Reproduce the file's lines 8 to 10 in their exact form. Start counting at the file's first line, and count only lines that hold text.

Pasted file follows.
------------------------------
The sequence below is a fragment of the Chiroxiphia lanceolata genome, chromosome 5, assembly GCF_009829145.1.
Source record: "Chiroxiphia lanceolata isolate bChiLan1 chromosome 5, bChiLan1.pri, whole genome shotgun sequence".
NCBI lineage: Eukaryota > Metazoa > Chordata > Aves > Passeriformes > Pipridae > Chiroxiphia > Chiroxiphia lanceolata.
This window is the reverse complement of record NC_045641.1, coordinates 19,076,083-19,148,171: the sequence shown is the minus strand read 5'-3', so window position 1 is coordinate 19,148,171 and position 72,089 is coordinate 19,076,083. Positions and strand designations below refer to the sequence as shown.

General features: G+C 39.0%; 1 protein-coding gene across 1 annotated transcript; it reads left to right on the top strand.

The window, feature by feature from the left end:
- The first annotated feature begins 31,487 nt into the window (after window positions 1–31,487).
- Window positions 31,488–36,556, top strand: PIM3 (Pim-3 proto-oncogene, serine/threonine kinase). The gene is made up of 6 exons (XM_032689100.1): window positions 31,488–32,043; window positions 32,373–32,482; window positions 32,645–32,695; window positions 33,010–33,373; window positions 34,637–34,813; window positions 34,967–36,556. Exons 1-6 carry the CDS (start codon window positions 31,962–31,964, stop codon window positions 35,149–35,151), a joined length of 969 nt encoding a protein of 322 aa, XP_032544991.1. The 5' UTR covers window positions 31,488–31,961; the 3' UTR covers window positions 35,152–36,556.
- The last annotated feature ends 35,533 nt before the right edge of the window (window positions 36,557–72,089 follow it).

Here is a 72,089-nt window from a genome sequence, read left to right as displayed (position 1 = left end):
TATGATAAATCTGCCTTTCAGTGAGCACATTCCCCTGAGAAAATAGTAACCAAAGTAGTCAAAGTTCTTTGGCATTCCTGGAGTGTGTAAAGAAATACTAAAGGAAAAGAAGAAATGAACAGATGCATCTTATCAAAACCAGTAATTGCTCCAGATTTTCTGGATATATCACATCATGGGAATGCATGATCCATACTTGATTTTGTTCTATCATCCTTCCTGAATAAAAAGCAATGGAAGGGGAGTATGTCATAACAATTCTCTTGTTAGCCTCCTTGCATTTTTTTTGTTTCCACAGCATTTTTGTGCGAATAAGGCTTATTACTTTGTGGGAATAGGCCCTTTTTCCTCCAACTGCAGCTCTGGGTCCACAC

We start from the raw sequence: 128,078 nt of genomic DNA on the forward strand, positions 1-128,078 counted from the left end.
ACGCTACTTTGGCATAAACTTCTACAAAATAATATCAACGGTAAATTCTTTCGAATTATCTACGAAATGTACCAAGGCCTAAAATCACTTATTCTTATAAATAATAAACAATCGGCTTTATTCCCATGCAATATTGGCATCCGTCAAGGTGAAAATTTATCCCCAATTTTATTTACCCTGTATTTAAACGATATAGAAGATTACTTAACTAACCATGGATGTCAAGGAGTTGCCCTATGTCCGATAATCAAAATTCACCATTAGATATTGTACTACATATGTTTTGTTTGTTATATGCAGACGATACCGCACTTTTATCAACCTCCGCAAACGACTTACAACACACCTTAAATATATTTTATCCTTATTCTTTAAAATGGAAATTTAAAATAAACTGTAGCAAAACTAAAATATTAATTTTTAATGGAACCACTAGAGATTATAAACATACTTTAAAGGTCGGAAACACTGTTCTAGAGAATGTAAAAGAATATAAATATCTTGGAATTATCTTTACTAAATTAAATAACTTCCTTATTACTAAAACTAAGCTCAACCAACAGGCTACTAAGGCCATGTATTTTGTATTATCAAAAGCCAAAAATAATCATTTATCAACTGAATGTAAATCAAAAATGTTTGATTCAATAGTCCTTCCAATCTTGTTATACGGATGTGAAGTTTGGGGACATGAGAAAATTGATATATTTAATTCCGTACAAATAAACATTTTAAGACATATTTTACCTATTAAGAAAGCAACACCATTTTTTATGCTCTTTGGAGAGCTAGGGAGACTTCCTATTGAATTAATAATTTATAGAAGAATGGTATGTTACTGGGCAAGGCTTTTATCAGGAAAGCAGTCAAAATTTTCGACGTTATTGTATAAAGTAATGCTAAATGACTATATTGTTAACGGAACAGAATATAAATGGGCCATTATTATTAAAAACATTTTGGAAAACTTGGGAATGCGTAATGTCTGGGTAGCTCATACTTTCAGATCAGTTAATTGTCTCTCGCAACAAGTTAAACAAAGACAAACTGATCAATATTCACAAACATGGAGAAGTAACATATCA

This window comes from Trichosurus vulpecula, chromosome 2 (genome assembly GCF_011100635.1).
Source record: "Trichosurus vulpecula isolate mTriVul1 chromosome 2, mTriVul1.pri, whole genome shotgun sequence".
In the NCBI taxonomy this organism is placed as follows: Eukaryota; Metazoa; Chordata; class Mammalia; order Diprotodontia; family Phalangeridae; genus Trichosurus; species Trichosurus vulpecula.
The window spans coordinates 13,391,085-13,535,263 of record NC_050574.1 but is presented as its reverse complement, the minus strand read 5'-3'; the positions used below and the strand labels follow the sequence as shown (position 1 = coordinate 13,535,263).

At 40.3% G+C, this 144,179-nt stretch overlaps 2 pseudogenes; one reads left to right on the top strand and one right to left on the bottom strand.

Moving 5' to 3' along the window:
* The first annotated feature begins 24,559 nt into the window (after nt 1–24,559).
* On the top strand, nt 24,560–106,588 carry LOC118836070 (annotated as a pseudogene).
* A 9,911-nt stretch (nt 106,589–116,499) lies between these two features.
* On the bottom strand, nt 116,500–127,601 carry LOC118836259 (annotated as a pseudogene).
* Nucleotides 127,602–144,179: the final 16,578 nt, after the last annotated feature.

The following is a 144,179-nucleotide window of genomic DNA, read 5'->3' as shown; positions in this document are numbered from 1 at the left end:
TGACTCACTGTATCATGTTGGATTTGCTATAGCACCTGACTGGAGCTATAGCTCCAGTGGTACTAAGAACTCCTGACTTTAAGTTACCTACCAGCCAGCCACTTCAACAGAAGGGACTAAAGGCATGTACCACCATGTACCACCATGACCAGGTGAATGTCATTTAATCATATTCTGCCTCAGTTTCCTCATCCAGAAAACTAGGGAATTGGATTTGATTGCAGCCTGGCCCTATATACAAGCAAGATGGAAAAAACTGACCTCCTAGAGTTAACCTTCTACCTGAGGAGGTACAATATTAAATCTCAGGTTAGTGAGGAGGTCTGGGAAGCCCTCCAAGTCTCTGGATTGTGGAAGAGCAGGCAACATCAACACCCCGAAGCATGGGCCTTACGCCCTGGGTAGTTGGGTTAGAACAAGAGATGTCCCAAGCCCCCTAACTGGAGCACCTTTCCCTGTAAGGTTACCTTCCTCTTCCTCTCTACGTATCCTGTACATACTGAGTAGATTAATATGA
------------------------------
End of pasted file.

- Window positions 31,488–36,556, top strand: PIM3 (Pim-3 proto-oncogene, serine/threonine kinase). The gene is made up of 6 exons (XM_032689100.1): window positions 31,488–32,043; window positions 32,373–32,482; window positions 32,645–32,695; window positions 33,010–33,373; window positions 34,637–34,813; window positions 34,967–36,556. Exons 1-6 carry the CDS (start codon window positions 31,962–31,964, stop codon window positions 35,149–35,151), a joined length of 969 nt encoding a protein of 322 aa, XP_032544991.1. The 5' UTR covers window positions 31,488–31,961; the 3' UTR covers window positions 35,152–36,556.
- The last annotated feature ends 35,533 nt before the right edge of the window (window positions 36,557–72,089 follow it).

Here is a 72,089-nt window from a genome sequence, read left to right as displayed (position 1 = left end):